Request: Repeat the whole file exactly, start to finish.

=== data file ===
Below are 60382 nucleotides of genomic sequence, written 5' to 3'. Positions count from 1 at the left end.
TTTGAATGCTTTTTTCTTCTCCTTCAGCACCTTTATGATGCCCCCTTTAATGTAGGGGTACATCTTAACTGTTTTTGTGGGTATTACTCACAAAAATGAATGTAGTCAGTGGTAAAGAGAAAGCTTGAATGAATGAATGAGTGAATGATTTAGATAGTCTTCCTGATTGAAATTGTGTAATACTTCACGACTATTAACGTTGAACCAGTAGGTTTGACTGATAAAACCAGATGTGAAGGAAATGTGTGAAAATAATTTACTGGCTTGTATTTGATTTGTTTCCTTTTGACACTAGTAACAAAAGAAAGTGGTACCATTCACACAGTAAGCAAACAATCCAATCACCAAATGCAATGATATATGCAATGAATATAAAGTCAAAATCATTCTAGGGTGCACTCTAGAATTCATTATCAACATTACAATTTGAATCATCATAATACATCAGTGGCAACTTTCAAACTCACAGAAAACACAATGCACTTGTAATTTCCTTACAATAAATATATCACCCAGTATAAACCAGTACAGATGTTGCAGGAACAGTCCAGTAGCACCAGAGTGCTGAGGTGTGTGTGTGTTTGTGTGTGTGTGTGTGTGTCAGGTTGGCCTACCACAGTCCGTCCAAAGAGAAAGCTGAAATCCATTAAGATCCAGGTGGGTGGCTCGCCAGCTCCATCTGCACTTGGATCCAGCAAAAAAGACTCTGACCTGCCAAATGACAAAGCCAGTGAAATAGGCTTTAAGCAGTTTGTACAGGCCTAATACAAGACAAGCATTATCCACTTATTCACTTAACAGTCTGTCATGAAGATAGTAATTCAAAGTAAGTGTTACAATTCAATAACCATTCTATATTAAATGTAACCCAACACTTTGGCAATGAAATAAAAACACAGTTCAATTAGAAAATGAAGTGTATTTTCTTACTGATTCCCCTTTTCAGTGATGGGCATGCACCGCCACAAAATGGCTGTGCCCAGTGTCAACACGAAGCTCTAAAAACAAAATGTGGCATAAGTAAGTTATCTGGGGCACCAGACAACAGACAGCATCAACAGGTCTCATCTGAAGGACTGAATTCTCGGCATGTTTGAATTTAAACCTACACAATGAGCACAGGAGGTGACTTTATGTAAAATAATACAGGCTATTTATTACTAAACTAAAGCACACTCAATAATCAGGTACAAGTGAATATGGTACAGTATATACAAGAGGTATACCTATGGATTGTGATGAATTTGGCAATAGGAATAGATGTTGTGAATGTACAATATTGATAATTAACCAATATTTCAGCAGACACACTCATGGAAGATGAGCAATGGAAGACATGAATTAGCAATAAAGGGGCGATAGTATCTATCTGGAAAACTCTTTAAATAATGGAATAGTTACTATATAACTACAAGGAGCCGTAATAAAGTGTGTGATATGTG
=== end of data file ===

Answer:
Below are 60382 nucleotides of genomic sequence, written 5' to 3'. Positions count from 1 at the left end.
TTTGAATGCTTTTTTCTTCTCCTTCAGCACCTTTATGATGCCCCCTTTAATGTAGGGGTACATCTTAACTGTTTTTGTGGGTATTACTCACAAAAATGAATGTAGTCAGTGGTAAAGAGAAAGCTTGAATGAATGAATGAGTGAATGATTTAGATAGTCTTCCTGATTGAAATTGTGTAATACTTCACGACTATTAACGTTGAACCAGTAGGTTTGACTGATAAAACCAGATGTGAAGGAAATGTGTGAAAATAATTTACTGGCTTGTATTTGATTTGTTTCCTTTTGACACTAGTAACAAAAGAAAGTGGTACCATTCACACAGTAAGCAAACAATCCAATCACCAAATGCAATGATATATGCAATGAATATAAAGTCAAAATCATTCTAGGGTGCACTCTAGAATTCATTATCAACATTACAATTTGAATCATCATAATACATCAGTGGCAACTTTCAAACTCACAGAAAACACAATGCACTTGTAATTTCCTTACAATAAATATATCACCCAGTATAAACCAGTACAGATGTTGCAGGAACAGTCCAGTAGCACCAGAGTGCTGAGGTGTGTGTGTGTTTGTGTGTGTGTGTGTGTGTCAGGTTGGCCTACCACAGTCCGTCCAAAGAGAAAGCTGAAATCCATTAAGATCCAGGTGGGTGGCTCGCCAGCTCCATCTGCACTTGGATCCAGCAAAAAAGACTCTGACCTGCCAAATGACAAAGCCAGTGAAATAGGCTTTAAGCAGTTTGTACAGGCCTAATACAAGACAAGCATTATCCACTTATTCACTTAACAGTCTGTCATGAAGATAGTAATTCAAAGTAAGTGTTACAATTCAATAACCATTCTATATTAAATGTAACCCAACACTTTGGCAATGAAATAAAAACACAGTTCAATTAGAAAATGAAGTGTATTTTCTTACTGATTCCCCTTTTCAGTGATGGGCATGCACCGCCACAAAATGGCTGTGCCCAGTGTCAACACGAAGCTCTAAAAACAAAATGTGGCATAAGTAAGTTATCTGGGGCACCAGACAACAGACAGCATCAACAGGTCTCATCTGAAGGACTGAATTCTCGGCATGTTTGAATTTAAACCTACACAATGAGCACAGGAGGTGACTTTATGTAAAATAATACAGGCTATTTATTACTAAACTAAAGCACACTCAATAATCAGGTACAAGTGAATATGGTACAGTATATACAAGAGGTATACCTATGGATTGTGATGAATTTGGCAATAGGAATAGATGTTGTGAATGTACAATATTGATAATTAACCAATATTTCAGCAGACACACTCATGGAAGATGAGCAATGGAAGACATGAATTAGCAATAAAGGGGCGATAGTATCTATCTGGAAAACTCTTTAAATAATGGAATAGTTACTATATAACTACAAGGAGCCGTAATAAAGTGTGTGATATGTG